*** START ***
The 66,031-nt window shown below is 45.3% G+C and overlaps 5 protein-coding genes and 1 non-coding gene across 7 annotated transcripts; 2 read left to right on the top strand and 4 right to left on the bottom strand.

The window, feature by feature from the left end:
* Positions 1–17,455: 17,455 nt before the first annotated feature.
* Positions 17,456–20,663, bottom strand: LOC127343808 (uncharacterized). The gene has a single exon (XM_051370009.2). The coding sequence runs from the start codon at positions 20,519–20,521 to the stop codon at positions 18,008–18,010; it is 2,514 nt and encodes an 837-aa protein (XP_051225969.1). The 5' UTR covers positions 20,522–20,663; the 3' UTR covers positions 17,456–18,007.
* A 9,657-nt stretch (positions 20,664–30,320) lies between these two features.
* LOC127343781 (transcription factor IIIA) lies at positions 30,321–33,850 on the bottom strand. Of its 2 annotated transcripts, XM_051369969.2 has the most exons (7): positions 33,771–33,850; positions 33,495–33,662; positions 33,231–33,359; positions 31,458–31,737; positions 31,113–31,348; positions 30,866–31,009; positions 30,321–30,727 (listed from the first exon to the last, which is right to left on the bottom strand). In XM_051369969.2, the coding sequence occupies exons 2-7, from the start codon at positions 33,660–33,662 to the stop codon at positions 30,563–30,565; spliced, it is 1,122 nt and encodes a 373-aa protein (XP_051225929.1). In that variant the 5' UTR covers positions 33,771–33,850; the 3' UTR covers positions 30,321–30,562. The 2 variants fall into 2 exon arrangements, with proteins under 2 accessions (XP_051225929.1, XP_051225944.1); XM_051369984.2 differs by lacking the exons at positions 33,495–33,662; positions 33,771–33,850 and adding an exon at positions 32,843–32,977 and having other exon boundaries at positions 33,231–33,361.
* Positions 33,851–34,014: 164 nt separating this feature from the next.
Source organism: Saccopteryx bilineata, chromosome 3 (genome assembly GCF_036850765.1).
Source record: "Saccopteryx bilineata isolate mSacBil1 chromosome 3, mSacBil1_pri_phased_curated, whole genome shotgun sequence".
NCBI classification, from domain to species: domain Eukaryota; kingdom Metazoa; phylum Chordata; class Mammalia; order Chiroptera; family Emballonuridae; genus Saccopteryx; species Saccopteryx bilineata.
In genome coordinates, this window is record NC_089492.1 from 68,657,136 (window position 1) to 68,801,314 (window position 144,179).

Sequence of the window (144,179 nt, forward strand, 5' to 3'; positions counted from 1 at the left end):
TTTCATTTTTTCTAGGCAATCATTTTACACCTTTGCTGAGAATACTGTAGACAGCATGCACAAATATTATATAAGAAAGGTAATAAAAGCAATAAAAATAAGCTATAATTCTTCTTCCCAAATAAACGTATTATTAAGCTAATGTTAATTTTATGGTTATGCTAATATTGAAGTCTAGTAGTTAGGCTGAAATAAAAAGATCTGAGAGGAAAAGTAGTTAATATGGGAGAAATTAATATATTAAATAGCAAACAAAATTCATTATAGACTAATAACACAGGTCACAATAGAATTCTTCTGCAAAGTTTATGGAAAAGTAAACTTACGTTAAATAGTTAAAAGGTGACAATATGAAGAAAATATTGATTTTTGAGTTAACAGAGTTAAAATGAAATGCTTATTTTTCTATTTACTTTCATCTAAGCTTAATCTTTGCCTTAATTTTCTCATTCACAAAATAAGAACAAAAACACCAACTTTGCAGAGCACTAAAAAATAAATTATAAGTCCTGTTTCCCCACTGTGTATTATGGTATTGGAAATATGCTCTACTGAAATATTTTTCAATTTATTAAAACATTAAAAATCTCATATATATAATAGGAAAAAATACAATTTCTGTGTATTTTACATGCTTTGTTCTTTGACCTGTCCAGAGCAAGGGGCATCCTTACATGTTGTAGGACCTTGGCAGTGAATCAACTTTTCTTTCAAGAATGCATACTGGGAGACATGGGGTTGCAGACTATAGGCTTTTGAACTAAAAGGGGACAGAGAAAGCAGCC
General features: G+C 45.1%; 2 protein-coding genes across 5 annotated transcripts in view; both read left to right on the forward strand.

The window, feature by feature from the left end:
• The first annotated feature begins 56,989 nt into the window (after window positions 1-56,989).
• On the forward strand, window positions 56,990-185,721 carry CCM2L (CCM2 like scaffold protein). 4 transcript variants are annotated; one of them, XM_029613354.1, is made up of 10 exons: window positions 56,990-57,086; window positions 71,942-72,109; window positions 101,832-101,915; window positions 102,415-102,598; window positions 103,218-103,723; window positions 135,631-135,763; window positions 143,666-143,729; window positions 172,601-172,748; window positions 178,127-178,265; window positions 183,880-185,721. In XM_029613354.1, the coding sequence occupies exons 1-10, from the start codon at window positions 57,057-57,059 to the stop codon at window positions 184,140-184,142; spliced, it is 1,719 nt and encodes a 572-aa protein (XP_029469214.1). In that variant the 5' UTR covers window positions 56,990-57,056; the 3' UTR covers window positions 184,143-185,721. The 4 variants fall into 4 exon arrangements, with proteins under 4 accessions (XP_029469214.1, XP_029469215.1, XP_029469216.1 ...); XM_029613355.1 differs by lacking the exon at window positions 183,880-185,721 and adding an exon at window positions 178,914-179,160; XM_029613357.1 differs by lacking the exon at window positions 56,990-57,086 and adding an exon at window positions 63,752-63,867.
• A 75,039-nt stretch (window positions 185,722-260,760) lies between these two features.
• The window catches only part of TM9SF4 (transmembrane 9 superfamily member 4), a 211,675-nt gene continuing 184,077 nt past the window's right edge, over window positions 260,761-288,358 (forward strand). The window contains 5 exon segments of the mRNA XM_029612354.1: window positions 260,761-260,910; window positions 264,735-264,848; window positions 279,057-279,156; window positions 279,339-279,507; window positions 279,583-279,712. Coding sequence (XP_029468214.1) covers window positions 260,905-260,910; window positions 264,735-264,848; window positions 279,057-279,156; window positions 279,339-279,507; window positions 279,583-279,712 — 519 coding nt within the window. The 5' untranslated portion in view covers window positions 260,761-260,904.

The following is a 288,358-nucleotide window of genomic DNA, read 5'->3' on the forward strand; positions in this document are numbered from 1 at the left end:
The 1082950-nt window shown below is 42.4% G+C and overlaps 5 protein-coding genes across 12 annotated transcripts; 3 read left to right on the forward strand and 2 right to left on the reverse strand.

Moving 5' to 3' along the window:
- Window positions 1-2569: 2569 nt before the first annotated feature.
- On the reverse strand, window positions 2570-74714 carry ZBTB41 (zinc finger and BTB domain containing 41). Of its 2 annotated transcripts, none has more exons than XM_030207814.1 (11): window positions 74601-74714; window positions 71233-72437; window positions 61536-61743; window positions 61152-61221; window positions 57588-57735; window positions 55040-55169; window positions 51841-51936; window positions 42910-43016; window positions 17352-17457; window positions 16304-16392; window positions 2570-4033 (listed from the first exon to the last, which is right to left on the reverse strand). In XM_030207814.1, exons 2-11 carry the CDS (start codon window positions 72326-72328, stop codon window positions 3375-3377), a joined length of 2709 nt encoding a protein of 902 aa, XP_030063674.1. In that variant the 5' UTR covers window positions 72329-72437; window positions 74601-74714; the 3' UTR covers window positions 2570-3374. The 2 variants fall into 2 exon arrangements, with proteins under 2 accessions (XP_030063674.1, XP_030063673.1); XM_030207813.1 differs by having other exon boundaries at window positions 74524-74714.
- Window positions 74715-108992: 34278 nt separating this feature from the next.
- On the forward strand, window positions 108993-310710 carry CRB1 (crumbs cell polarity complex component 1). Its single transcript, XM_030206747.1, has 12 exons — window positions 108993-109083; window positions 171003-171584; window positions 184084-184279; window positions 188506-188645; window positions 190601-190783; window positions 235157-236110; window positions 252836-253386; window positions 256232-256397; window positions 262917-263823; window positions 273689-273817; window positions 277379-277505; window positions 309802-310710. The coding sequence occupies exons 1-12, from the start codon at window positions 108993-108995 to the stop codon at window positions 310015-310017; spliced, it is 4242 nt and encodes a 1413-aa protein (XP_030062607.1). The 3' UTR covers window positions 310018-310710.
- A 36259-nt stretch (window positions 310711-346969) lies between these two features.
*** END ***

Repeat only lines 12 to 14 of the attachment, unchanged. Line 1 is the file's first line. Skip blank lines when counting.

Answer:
Sequence of the window (144,179 nt, forward strand, 5' to 3'; positions counted from 1 at the left end):
TTTCATTTTTTCTAGGCAATCATTTTACACCTTTGCTGAGAATACTGTAGACAGCATGCACAAATATTATATAAGAAAGGTAATAAAAGCAATAAAAATAAGCTATAATTCTTCTTCCCAAATAAACGTATTATTAAGCTAATGTTAATTTTATGGTTATGCTAATATTGAAGTCTAGTAGTTAGGCTGAAATAAAAAGATCTGAGAGGAAAAGTAGTTAATATGGGAGAAATTAATATATTAAATAGCAAACAAAATTCATTATAGACTAATAACACAGGTCACAATAGAATTCTTCTGCAAAGTTTATGGAAAAGTAAACTTACGTTAAATAGTTAAAAGGTGACAATATGAAGAAAATATTGATTTTTGAGTTAACAGAGTTAAAATGAAATGCTTATTTTTCTATTTACTTTCATCTAAGCTTAATCTTTGCCTTAATTTTCTCATTCACAAAATAAGAACAAAAACACCAACTTTGCAGAGCACTAAAAAATAAATTATAAGTCCTGTTTCCCCACTGTGTATTATGGTATTGGAAATATGCTCTACTGAAATATTTTTCAATTTATTAAAACATTAAAAATCTCATATATATAATAGGAAAAAATACAATTTCTGTGTATTTTACATGCTTTGTTCTTTGACCTGTCCAGAGCAAGGGGCATCCTTACATGTTGTAGGACCTTGGCAGTGAATCAACTTTTCTTTCAAGAATGCATACTGGGAGACATGGGGTTGCAGACTATAGGCTTTTGAACTAAAAGGGGACAGAGAAAGCAGCC
General features: G+C 45.1%; 2 protein-coding genes across 5 annotated transcripts in view; both read left to right on the forward strand.